"Pop Tart" suspension should be upheld, school official says

A hearing examiner supported the decision of a Baltimore-area school principal to suspend a 7-year-old boy for chewing a Pop Tart into the shape of a gun. But his family's attorney is reportedly vowing to take the case further if the decision is upheld.

Andrew Nussbaum, a lawyer who serves as a hearing examiner for several school systems surrounding Washington, rendered a 30-page opinion Monday and agreed that principal Sandra Blondell of Park Elementary School in Anne Arundel County, Maryland acted properly when she removed the boy from school.

The boy, according to Nussbaum's opinion, told his classmates, after nibbling the breakfast pastry: "Look, I made a gun." The incident took place in March, 2013, only months after the school shooting at Sandy Hook Elementary.

"As much as the parents want this case to be about a 'gun,' it is, rather, a case about classroom disruption from a student who has had a long history of disruptive behavior," Nussbaum wrote in his opinion, which was dated June 26, the Washington Post reported. He asserted that the suspension came as a result of disciplinary problems the boy had, and not just because of what he did with the breakfast pastry.

"Had the student chewed his cereal bar into the shape of a cat and ran around the room, disrupting the classroom and making 'meow' cat sounds, the result would have been exactly the same," Nussbaum wrote, according to the Post.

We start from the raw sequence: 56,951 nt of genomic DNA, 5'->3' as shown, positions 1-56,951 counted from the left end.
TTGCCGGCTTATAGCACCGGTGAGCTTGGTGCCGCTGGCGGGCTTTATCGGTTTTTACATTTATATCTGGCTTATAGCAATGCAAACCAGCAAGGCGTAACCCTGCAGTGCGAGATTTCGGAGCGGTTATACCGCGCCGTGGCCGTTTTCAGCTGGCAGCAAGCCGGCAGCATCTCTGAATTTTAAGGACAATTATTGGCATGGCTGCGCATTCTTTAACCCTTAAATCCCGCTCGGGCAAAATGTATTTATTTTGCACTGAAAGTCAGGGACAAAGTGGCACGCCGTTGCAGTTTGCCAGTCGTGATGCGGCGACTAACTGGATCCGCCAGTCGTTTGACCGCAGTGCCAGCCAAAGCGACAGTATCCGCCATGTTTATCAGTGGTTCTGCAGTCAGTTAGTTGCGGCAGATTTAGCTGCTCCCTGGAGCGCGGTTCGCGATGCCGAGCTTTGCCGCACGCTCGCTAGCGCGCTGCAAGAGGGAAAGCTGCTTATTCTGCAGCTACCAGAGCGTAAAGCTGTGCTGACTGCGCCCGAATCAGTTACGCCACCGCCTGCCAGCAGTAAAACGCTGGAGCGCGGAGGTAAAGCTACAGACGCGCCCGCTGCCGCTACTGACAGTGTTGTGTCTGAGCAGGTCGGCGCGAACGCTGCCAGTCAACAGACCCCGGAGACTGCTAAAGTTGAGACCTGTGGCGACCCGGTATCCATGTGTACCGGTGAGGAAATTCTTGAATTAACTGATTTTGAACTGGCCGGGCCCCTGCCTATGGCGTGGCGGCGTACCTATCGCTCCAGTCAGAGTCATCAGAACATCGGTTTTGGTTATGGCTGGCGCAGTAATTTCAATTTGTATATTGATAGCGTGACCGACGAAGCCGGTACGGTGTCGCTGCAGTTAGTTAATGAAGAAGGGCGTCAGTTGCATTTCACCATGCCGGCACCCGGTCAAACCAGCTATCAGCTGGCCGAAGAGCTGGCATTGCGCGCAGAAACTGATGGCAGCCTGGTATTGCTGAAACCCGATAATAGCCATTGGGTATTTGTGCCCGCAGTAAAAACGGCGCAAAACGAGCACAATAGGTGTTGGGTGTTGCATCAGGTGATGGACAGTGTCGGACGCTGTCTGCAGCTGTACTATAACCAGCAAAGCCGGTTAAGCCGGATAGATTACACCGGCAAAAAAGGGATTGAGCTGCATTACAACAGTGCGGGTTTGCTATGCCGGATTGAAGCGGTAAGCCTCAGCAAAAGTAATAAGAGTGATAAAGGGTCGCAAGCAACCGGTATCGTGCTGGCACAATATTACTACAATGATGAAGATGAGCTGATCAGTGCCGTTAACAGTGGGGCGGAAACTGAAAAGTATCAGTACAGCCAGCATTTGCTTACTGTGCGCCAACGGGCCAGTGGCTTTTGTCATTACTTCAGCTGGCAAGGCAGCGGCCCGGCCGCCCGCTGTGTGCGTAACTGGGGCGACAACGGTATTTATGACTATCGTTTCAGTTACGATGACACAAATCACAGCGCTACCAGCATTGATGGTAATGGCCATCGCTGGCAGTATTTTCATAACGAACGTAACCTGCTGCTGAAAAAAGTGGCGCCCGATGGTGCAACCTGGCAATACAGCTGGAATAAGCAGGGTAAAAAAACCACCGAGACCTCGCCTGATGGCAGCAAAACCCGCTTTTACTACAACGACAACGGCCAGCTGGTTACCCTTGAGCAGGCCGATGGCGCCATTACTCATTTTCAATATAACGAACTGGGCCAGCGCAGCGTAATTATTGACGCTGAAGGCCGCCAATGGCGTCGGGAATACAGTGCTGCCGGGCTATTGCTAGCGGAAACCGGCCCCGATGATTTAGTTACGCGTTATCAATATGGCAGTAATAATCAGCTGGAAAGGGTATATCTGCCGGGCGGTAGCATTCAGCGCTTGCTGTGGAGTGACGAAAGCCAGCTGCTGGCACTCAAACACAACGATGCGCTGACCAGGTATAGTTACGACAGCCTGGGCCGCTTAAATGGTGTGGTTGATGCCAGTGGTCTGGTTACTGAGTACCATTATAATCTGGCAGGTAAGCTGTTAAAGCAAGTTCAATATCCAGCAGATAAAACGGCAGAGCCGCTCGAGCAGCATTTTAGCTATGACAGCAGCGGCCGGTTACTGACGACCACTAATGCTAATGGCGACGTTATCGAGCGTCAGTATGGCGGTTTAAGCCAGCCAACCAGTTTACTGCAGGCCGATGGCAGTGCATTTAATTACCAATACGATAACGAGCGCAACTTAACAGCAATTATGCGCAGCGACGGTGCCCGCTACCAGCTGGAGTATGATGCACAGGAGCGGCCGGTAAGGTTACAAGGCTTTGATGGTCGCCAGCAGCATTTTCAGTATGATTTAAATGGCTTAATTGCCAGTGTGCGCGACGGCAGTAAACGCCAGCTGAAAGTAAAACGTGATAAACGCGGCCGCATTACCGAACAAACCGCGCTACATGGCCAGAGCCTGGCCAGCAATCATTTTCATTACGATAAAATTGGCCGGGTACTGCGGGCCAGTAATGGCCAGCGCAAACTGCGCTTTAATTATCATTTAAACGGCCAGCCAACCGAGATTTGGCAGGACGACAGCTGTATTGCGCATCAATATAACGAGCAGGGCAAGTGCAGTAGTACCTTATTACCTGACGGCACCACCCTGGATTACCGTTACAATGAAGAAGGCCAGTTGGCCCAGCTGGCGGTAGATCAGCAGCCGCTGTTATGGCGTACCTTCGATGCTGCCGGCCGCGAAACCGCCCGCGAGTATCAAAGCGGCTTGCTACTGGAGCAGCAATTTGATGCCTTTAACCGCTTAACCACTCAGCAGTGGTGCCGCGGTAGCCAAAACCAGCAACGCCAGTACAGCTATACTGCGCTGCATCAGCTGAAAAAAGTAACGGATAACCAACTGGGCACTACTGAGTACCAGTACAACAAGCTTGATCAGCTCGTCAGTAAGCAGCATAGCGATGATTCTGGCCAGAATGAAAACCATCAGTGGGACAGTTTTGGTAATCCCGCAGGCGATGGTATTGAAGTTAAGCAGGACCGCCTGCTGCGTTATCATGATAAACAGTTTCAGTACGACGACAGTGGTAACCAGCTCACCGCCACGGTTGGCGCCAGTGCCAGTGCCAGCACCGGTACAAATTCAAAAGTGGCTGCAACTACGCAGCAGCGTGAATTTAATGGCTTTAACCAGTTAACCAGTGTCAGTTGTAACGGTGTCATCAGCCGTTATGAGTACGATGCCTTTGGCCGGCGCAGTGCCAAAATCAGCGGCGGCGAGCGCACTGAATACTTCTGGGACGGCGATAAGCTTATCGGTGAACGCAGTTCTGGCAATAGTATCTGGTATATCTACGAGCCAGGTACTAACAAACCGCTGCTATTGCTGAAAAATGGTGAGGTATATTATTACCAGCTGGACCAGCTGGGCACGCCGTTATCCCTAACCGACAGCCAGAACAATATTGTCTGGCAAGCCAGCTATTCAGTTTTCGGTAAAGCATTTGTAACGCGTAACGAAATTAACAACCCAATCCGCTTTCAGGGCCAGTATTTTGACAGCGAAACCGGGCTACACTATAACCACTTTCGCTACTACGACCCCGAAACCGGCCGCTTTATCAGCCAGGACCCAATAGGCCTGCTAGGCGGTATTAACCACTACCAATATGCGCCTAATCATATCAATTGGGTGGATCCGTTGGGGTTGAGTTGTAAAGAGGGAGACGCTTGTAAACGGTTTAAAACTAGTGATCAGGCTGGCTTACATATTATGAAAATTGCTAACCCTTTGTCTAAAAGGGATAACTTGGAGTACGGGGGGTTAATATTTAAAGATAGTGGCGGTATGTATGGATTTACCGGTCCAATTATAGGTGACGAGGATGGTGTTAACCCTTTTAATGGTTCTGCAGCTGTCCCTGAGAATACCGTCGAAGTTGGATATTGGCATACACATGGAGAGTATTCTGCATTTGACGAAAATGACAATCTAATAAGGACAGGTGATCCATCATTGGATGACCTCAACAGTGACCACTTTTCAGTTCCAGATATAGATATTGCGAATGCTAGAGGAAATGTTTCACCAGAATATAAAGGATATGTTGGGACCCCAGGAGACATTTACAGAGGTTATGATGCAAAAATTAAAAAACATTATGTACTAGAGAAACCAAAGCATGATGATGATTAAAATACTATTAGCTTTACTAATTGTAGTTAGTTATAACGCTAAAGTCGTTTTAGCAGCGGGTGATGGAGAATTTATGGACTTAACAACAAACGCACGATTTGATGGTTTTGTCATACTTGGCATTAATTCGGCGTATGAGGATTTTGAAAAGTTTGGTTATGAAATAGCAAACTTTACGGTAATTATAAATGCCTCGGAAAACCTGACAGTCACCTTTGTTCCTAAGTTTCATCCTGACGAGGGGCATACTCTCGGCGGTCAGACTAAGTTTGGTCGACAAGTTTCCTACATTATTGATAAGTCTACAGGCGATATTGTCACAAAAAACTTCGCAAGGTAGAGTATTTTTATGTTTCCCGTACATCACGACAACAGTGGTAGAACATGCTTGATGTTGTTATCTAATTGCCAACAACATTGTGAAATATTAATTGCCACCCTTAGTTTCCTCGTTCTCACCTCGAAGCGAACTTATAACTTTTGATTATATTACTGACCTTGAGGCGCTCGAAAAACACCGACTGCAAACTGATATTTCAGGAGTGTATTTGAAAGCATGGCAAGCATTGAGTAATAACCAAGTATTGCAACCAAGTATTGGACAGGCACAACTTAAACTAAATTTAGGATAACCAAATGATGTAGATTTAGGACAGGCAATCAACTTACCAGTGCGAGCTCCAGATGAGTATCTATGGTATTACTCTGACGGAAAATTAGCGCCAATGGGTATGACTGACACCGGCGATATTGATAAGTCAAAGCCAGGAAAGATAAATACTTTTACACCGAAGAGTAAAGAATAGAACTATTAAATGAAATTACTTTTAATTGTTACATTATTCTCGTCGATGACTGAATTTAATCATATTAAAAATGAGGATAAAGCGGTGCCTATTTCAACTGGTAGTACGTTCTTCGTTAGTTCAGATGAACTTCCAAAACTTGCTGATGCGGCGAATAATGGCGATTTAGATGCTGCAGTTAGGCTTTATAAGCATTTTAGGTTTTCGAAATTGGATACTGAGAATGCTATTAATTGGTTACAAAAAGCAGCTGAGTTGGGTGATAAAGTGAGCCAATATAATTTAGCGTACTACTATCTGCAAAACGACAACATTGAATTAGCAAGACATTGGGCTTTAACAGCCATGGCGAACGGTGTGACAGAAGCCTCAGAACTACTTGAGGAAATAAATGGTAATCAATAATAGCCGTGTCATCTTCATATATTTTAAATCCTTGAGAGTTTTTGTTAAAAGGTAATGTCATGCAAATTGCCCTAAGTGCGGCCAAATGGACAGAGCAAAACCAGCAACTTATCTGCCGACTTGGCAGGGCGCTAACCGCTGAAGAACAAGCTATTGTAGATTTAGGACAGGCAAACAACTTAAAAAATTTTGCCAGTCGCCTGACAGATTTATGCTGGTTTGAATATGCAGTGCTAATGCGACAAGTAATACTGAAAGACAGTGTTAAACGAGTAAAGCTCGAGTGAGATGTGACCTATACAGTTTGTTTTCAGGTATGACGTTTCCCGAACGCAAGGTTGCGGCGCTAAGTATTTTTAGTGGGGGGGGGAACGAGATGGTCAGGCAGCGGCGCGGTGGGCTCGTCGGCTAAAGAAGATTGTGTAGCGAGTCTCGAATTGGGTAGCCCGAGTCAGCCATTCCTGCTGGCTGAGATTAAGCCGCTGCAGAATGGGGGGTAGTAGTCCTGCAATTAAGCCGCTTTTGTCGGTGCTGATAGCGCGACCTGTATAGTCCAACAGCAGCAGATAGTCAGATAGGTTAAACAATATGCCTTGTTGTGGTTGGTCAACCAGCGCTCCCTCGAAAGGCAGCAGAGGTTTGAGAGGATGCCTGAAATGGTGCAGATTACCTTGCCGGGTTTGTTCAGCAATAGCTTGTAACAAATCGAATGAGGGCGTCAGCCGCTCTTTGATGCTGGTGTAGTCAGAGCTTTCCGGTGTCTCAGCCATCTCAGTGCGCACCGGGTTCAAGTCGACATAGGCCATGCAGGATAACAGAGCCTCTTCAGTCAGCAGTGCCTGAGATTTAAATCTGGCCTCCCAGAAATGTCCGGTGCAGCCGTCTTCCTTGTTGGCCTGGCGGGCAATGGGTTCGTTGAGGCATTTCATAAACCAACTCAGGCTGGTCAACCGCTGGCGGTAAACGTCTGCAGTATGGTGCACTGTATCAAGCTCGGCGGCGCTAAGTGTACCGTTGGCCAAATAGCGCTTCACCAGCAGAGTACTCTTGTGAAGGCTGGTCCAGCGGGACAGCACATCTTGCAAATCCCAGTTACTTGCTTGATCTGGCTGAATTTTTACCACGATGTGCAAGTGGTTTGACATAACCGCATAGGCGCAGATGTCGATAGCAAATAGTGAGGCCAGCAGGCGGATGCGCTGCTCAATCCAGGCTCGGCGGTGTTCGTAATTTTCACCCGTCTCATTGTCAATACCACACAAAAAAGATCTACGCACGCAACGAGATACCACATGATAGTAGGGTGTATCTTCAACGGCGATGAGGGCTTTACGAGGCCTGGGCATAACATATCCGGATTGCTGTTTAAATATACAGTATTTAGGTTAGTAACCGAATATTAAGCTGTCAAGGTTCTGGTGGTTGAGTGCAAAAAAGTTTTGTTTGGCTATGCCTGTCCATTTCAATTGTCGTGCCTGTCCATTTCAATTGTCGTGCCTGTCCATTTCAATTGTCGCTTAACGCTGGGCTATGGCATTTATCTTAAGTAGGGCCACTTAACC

Robin Ficker, an attorney representing the boy's family said that the boy had "minor" disciplinary problems, but suspending him was going too far.

"It seems to me that schools need, with all their expertise and experience, they need to know how to deal with 7-year-old second-graders without putting them out of the educational setting," Ficker told CBS News. "They need to deal with them rather than just throwing in the towel.

"If they can't deal with 7-year-olds, how can they deal with 17-year-olds?"

Ficker said that he would file exceptions to Nussbaum's opinion to the local school and if they don't rescind the suspension, he will file to the state school board. If that fails, he will take the case to court.

"I don't see why this child should be branded in this way," Ficker said. "It seems we have a lot of school personnel and they are unwilling to admit they went too far on that particular day."

Nussbaum declined comment to CBS News.

His recommendation will go to the school board, which will decide whether or not to uphold its decision.

The boy, who has since turned 8, finished the school year after his suspension and was transferred to another school.

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